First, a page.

Principled Leaders vs. Abuse of Power
You may have heard the name Mark Houck. He was arrested last September — FBI agents stormed his home early one Saturday morning, shocking him awake, along with his wife and their young children. To this day, one of the youngest is still having nightmares.
His supposed crime? A year before, he shoved a pro-choice Planned Parenthood clinic volunteer whom he says was harassing his 11-year-old son. If you talk with Houck, he will tell you that he tried to deescalate the situation. But it didn’t work.
Calling Out the DOJ and the FBI
The U.S. Department of Justice (DOJ) decided to make a federal case of that almost a year later. Houck has been acquitted, but his case should alarm us. And former Attorney General Michael Mukasey has said as much. During a speech at a National Review summit on March 30, Mukasey called out the DOJ and the FBI for their unnecessarily forceful tactics.
Whatever your views on the issue of abortion, this was a clear attempt to intimidate someone who was advocating the pro-life position. As you may know, Mr. Houck was acquitted of the charge at trial, but that in no way diminishes the damage done by his prosecution and the manner of his arrest.
The former attorney general also brought up the current DOJ’s “lackadaisical approach to the prosecution of pro-choice advocates who commit violence — including arson — at facilities that offer pro-life counseling to pregnant women considering abortion. Only after a torrent of unfavorable publicity has the Justice Department acted.”
Mukasey noted that:
…it is a federal misdemeanor to picket or parade or use any sound truck or similar device near the residence of a federal judge for the purpose of influencing that judge in the discharge of a judicial duty. For months, particularly since the leak of the Supreme Court’s Dobbs opinion that overturned Roe v. Wade, demonstrators have been picketing and using bullhorns and noisemakers near the homes of Supreme Court justices to protest that decision and otherwise to influence the outcome of any subsequent litigation on the subject of abortion.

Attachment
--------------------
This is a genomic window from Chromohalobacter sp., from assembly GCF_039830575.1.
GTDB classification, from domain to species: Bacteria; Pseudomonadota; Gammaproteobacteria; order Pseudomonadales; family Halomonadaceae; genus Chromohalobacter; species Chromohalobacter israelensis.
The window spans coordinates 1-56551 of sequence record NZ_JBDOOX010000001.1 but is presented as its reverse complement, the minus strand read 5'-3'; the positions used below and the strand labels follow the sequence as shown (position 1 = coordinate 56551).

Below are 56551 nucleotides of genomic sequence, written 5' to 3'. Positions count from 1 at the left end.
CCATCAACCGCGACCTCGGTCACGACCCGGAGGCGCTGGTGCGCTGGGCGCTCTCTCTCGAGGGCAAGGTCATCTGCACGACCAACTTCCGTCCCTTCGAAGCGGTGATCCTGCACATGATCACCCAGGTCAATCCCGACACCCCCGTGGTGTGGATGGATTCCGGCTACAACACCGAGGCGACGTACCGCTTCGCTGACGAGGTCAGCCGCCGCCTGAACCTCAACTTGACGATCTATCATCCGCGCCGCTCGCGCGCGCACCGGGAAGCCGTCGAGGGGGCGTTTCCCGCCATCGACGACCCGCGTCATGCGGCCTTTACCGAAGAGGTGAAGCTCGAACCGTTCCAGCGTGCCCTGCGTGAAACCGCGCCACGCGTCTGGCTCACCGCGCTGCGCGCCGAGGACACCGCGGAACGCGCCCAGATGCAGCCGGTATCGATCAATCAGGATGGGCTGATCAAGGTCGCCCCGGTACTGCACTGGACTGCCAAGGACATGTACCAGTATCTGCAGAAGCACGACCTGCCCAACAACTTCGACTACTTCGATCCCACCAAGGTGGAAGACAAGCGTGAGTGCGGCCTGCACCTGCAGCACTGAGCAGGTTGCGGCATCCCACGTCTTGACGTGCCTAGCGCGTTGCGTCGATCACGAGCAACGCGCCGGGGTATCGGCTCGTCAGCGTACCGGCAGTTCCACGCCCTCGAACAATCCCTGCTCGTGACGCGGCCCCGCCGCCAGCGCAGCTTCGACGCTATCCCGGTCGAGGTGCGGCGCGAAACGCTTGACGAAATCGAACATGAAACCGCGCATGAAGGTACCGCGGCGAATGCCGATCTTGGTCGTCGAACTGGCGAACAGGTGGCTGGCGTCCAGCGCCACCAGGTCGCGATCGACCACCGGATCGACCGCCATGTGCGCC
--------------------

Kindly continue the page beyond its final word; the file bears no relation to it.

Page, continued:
Yet none of these demonstrators were awoken by FBI agents bursting to their house on a weekend morning.
Recognize, Treasure, and Encourage Principled Leadership
Mukasey made these remarks at the inaugural James L. Buckley Lecture on principled leadership, recently launched by the National Review Institute. Buckley has served in all three branches of the federal government and recently turned 100. He is a living example of the principled leadership our country so sorely needs.
We need to meet and listen and interact with one another more. We need to be willing to come together in agreement that the power of government shouldn’t be punishing political opponents.
Which is precisely why we all should step up to the plate in more bold and loving ways to help the women, girls and potential families in our lives, not letting the bitter rancor of politics make things worse for them.
It was refreshing to hear a former attorney general talk about the ideas that Americans should be supporting and the people we should be helping. The Houcks, Mukasey and Buckley give us ideas about what principled leadership looks like. I think we can still know it when we see it. I pray we can still recognize it, treasure it and encourage it.
Kathryn Jean Lopez is senior fellow at the National Review Institute, editor-at-large of National Review magazine and author of the new book A Year With the Mystics: Visionary Wisdom for Daily Living. She is also chair of Cardinal Dolan’s pro-life commission in New York, and is on the board of the University of Mary. She can be contacted at [email protected].